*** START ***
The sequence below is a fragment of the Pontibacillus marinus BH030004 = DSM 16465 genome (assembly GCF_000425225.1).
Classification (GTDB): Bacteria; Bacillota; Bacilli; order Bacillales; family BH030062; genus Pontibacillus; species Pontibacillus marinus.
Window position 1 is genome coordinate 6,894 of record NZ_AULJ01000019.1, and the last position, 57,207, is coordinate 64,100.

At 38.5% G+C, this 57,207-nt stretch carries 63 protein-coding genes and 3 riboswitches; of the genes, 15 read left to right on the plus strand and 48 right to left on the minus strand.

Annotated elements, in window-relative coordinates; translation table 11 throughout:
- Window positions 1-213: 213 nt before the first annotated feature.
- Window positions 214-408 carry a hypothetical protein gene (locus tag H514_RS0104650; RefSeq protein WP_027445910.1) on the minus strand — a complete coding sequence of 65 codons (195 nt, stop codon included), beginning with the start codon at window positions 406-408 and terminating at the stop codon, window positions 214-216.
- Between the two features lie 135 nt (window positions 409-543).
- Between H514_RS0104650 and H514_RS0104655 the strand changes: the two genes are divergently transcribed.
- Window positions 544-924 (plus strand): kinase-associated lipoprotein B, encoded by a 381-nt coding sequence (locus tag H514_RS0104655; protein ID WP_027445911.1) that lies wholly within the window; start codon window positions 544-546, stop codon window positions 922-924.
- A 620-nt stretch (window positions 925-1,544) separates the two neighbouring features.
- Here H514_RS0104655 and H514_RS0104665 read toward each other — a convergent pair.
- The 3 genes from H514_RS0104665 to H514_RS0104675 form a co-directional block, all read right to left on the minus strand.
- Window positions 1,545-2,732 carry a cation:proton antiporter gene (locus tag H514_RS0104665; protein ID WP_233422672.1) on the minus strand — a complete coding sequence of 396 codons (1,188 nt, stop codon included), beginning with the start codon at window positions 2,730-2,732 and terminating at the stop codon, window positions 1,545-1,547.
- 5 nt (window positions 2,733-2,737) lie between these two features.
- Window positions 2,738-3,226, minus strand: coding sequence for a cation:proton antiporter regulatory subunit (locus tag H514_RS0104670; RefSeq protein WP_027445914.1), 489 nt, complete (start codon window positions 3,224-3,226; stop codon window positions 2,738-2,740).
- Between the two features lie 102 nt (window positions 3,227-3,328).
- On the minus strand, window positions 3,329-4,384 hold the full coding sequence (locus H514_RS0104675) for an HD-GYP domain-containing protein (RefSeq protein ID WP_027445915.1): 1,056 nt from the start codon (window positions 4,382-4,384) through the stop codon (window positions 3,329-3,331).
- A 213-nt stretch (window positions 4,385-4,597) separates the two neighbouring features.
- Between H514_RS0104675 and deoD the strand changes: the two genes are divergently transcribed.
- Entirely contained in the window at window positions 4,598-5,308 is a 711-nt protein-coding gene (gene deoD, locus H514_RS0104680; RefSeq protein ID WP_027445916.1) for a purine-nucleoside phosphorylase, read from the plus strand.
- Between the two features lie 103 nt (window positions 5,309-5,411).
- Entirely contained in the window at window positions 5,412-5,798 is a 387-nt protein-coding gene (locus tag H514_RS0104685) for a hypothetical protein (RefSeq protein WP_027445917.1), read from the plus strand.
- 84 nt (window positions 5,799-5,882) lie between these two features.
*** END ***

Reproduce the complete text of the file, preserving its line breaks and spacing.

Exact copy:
The sequence below is a fragment of the Pontibacillus marinus BH030004 = DSM 16465 genome (assembly GCF_000425225.1).
Classification (GTDB): Bacteria; Bacillota; Bacilli; order Bacillales; family BH030062; genus Pontibacillus; species Pontibacillus marinus.
Window position 1 is genome coordinate 6,894 of record NZ_AULJ01000019.1, and the last position, 57,207, is coordinate 64,100.

At 38.5% G+C, this 57,207-nt stretch carries 63 protein-coding genes and 3 riboswitches; of the genes, 15 read left to right on the plus strand and 48 right to left on the minus strand.

Annotated elements, in window-relative coordinates; translation table 11 throughout:
- Window positions 1-213: 213 nt before the first annotated feature.
- Window positions 214-408 carry a hypothetical protein gene (locus tag H514_RS0104650; RefSeq protein WP_027445910.1) on the minus strand — a complete coding sequence of 65 codons (195 nt, stop codon included), beginning with the start codon at window positions 406-408 and terminating at the stop codon, window positions 214-216.
- Between the two features lie 135 nt (window positions 409-543).
- Between H514_RS0104650 and H514_RS0104655 the strand changes: the two genes are divergently transcribed.
- Window positions 544-924 (plus strand): kinase-associated lipoprotein B, encoded by a 381-nt coding sequence (locus tag H514_RS0104655; protein ID WP_027445911.1) that lies wholly within the window; start codon window positions 544-546, stop codon window positions 922-924.
- A 620-nt stretch (window positions 925-1,544) separates the two neighbouring features.
- Here H514_RS0104655 and H514_RS0104665 read toward each other — a convergent pair.
- The 3 genes from H514_RS0104665 to H514_RS0104675 form a co-directional block, all read right to left on the minus strand.
- Window positions 1,545-2,732 carry a cation:proton antiporter gene (locus tag H514_RS0104665; protein ID WP_233422672.1) on the minus strand — a complete coding sequence of 396 codons (1,188 nt, stop codon included), beginning with the start codon at window positions 2,730-2,732 and terminating at the stop codon, window positions 1,545-1,547.
- 5 nt (window positions 2,733-2,737) lie between these two features.
- Window positions 2,738-3,226, minus strand: coding sequence for a cation:proton antiporter regulatory subunit (locus tag H514_RS0104670; RefSeq protein WP_027445914.1), 489 nt, complete (start codon window positions 3,224-3,226; stop codon window positions 2,738-2,740).
- Between the two features lie 102 nt (window positions 3,227-3,328).
- On the minus strand, window positions 3,329-4,384 hold the full coding sequence (locus H514_RS0104675) for an HD-GYP domain-containing protein (RefSeq protein ID WP_027445915.1): 1,056 nt from the start codon (window positions 4,382-4,384) through the stop codon (window positions 3,329-3,331).
- A 213-nt stretch (window positions 4,385-4,597) separates the two neighbouring features.
- Between H514_RS0104675 and deoD the strand changes: the two genes are divergently transcribed.
- Entirely contained in the window at window positions 4,598-5,308 is a 711-nt protein-coding gene (gene deoD, locus H514_RS0104680; RefSeq protein ID WP_027445916.1) for a purine-nucleoside phosphorylase, read from the plus strand.
- Between the two features lie 103 nt (window positions 5,309-5,411).
- Entirely contained in the window at window positions 5,412-5,798 is a 387-nt protein-coding gene (locus tag H514_RS0104685) for a hypothetical protein (RefSeq protein WP_027445917.1), read from the plus strand.
- 84 nt (window positions 5,799-5,882) lie between these two features.